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What Are the Goals of Psychiatric Nursing?
Psychiatric nurses serve an essential function for society, for they determine diagnoses for people with mental disorders, provide care for sick patients and implement treatments to help manage or improve their disorders. Although a different set of goals should be designed for each patient, there are certain broad objectives that should be achieved by psychiatric nurses when caring for all patients with mental disorders.
Diagnose the Patient
The nurse must first assess the patient and accurately determine the diagnosis regarding what type of mental disorder he suffers from. During this process, the nurse must observe, interview and administer tests on the patient to gain a complete and thorough understanding of the patient, his personality, behavior, attitude and character. Based on the results, the psychiatric nurse must establish a diagnosis and then determine the appropriate method of treating the mental illness of that particular patient.
Many psychotic symptoms of patients with mental disorders include aggressive behavior, violent outbursts and suicidal attempts. For all patients, psychiatric nurses must prevent the patient from harming himself, family members or workers by providing adequate protection and safety equipment to the patient and to any other people in danger. Additionally, the violent rampages inhibit the nurse's ability to cure or rehabilitate the patient and, therefore, psychiatric nurses must communicate and work with the patient to try to diminish or eliminate the mental suffering and negative emotions that provoke him and cause the outbursts. The environment which the patient is living in during treatment should always be a safe, comfortable and therapeutic environment.
To effectively improve or cure the mental illness that impairs the patient, the nurse must establish a strong and caring relationship with the patient to attain his trust so he will adhere to the nurse's advice regarding treatment. Thus, the psychiatric nurse must build a good relationship with the patient by enabling him to actively participate with the communications and activities regarding treatment. To build a strong relationship, nurses should demonstrate their support to the patient by meeting his primary needs, listening carefully to what he says, assisting him as he struggles to complete routine activities or allowing him to complete the tasks on his own if he can do it correctly without the assistance of a nurse.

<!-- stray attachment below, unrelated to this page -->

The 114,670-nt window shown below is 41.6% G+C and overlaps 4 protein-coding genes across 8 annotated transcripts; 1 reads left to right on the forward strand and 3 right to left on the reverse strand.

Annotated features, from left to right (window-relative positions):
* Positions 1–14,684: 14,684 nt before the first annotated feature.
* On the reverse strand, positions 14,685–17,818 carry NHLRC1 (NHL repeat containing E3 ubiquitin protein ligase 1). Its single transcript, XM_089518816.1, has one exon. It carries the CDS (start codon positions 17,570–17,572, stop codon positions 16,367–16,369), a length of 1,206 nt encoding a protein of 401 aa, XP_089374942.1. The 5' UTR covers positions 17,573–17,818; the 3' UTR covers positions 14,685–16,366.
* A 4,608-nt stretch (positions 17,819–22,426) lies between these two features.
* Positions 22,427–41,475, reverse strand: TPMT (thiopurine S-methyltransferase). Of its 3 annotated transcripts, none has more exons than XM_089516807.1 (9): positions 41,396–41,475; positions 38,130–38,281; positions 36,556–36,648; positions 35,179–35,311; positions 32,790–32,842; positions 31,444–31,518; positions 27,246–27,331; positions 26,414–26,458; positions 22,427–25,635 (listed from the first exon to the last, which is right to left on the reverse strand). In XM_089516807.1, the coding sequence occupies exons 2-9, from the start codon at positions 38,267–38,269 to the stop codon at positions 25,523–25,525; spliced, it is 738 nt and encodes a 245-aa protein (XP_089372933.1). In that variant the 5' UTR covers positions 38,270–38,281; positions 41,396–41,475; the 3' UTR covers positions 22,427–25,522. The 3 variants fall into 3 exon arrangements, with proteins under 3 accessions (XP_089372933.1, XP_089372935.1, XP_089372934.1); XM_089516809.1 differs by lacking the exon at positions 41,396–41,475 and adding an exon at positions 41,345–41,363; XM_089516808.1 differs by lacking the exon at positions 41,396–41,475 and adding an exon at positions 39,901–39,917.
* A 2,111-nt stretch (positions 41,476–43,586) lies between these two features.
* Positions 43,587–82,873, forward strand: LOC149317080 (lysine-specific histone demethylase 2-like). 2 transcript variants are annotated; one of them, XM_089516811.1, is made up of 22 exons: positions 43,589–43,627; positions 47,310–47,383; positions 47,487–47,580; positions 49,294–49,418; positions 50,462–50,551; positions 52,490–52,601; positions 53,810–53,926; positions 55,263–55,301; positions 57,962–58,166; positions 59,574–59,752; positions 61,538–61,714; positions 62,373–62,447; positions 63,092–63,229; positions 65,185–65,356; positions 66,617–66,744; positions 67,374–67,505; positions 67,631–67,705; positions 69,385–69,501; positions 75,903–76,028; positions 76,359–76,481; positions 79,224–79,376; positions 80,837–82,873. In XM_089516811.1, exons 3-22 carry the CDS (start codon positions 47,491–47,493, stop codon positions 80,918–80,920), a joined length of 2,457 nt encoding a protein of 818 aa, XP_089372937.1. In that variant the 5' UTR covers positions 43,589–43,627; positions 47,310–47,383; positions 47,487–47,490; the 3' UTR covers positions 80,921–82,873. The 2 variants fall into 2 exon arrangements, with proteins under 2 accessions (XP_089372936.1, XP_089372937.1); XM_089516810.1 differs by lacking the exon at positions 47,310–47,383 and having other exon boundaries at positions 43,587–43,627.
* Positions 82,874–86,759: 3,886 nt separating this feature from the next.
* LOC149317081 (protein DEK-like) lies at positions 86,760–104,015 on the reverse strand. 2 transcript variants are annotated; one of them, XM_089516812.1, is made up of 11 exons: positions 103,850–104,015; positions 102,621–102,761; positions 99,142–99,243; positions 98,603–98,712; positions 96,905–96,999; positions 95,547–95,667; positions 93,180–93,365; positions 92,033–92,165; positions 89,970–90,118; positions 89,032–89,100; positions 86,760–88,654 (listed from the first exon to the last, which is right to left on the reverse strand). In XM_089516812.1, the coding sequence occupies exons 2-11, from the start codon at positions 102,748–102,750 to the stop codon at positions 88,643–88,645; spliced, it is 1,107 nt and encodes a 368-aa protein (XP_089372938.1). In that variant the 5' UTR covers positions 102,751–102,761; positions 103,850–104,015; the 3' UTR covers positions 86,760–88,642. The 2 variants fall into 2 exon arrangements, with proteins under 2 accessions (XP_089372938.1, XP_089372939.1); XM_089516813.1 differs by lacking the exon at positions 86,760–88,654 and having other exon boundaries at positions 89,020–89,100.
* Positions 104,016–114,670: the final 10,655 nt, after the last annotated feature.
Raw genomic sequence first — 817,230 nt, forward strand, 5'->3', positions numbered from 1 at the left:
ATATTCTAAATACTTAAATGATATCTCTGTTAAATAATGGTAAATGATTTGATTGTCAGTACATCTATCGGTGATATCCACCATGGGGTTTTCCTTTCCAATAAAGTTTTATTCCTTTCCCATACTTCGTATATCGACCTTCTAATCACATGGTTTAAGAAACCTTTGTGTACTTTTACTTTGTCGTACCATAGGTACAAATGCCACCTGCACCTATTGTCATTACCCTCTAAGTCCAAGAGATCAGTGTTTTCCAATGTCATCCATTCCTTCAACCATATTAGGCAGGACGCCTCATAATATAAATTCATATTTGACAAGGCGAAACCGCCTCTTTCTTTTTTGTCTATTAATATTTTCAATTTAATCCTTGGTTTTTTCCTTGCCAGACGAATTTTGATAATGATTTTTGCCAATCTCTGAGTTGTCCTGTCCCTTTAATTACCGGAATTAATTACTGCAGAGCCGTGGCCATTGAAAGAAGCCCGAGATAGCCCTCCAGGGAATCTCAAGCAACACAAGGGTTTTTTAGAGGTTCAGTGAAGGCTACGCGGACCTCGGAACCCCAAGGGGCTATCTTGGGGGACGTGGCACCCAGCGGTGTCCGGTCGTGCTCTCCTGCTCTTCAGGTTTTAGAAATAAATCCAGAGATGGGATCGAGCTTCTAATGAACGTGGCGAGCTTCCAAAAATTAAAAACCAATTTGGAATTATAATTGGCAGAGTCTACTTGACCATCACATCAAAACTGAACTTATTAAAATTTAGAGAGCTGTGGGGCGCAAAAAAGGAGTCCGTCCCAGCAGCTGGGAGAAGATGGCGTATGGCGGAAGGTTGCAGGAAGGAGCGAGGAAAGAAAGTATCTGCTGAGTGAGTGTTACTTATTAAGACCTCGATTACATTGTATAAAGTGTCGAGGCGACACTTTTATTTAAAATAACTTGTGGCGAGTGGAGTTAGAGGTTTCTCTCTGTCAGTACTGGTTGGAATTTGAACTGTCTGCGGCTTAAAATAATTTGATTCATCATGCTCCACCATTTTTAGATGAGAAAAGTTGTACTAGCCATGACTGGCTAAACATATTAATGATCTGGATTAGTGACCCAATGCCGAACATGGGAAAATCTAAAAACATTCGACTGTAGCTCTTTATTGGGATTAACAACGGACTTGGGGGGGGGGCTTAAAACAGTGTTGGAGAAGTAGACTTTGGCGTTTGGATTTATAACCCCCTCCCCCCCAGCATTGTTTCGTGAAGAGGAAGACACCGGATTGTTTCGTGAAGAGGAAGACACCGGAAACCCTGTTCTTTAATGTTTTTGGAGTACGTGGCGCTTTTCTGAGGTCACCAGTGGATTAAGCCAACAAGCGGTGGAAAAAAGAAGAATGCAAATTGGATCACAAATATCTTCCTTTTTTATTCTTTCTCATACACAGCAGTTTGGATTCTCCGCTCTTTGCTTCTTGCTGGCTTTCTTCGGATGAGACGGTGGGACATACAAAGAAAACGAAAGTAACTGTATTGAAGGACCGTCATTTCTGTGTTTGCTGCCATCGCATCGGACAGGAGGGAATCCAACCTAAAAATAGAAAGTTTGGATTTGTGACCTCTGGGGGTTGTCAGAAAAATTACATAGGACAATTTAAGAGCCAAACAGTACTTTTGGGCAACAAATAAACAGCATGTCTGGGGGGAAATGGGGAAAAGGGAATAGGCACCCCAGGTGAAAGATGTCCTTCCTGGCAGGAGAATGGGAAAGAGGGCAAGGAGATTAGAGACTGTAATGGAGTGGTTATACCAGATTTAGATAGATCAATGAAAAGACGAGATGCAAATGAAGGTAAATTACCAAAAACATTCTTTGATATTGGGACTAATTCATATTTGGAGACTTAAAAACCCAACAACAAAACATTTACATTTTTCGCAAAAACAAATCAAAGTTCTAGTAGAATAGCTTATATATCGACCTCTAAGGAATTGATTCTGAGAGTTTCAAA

Teach the Patient
To provide treatment, psychiatric nurses generally must educate the patient about the specific condition of his mental illness and teach him how to cope with the problem. The best method for a patient to cope with the problem is to view the challenge of recovery in a phased manner involving gradual and practical steps. The patient must have a strong morale and self-esteem to be cured from the mental disorder, and nurses also should strive to improve the confidence of the patient, educate him regarding the importance of treating the disorder and enhance his enthusiasm for getting completely cured of the illness.